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[259] proud, and now still more so, that I once belonged to your brigade. As their division commander, and as a citizen of Alabama, I wish to express my joy and pride, and as a citizen of the Confederacy, my gratitude at their conduct. The significance of this grand movement, when considered in connection with the circumstances accompanying it, will not be underrated, either by the enemy or our own people. They will, as I do, see in this the beginning of the end, the first dawn of peace and independence, because they will see that these men are unconquerable. To have been the leaders of this movement in this glorious army throws a halo of glory around your brigade which your associates in arms will recognize to envy, and which time will not dim. Convey this evidence, feebly at best, but doubly so in comparison with what I would express of my appreciation of the course you and your men have pursued in this matter, and see now, having written ‘Excelsior’ in the records of your camp history, that your fighting record shall hereafter show you, not only to have been among the brave, but the bravest of the brave.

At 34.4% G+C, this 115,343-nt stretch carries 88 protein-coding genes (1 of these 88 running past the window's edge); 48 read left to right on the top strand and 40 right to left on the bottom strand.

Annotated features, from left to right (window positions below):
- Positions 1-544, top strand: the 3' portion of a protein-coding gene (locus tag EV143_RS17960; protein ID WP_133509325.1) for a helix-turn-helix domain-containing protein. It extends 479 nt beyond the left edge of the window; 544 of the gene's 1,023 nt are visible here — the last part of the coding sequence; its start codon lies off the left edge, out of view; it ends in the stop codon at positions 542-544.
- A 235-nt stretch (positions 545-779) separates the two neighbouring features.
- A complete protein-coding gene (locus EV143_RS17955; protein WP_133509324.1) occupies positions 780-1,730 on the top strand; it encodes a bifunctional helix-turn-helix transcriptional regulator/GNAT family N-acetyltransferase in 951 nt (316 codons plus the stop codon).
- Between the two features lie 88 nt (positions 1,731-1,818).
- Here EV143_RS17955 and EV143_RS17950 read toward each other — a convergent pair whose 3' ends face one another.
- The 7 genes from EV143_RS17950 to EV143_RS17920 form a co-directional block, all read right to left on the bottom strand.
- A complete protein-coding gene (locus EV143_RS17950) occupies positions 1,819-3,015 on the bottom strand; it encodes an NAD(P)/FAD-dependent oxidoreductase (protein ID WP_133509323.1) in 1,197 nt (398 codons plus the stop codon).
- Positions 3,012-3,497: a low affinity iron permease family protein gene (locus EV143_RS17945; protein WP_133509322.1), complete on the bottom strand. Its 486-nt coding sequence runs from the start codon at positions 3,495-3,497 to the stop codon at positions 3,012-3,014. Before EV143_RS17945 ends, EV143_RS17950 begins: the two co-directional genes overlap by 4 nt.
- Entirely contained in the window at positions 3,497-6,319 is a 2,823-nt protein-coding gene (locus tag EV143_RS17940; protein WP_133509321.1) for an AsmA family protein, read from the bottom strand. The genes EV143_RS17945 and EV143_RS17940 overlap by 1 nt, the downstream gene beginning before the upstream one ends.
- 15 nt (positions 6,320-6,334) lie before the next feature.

And now, dear sir, let me congratulate you upon being the commander of so noble a body of gallant and patriotic men!


R. E. Rodes, Major-General.

June 6, 1864. About 8 o'clock Rodes' division packed up their baggage and marched down the breastworks near Richmond, and turning to the left at the same point as we did on the 30th of May, and continuing our course nearly a mile under a hot, broiling sun, when, coming up with Early's division, under Ramseur, and Gor-.don's division, we halted a few hours. At 2 o'clock P. M. we resumed our march towards the right flank of the enemy, going one mile, and then halting until dark. Skirmishing was brisk, and cannonading rapid in our front. We expected to be engaged at any moment, but something prevented, and we returned to a pine woods on the Mechanicsville turnpike, and remained during the night A good many straggling Yankees were captured, and reported the enemy moving to their left flank, and say their men are destitute of shoes, deficient in rations, and very tired of fighting, etc. They also report Burnside's negroes at the front. The enemy, unwilling to expose their own persons, not only invoke the aid of Ireland, Germany and the rest of Europe, but force our poor, deluded, ignorant slaves into their ranks. They will prove nothing but food for our bullets.

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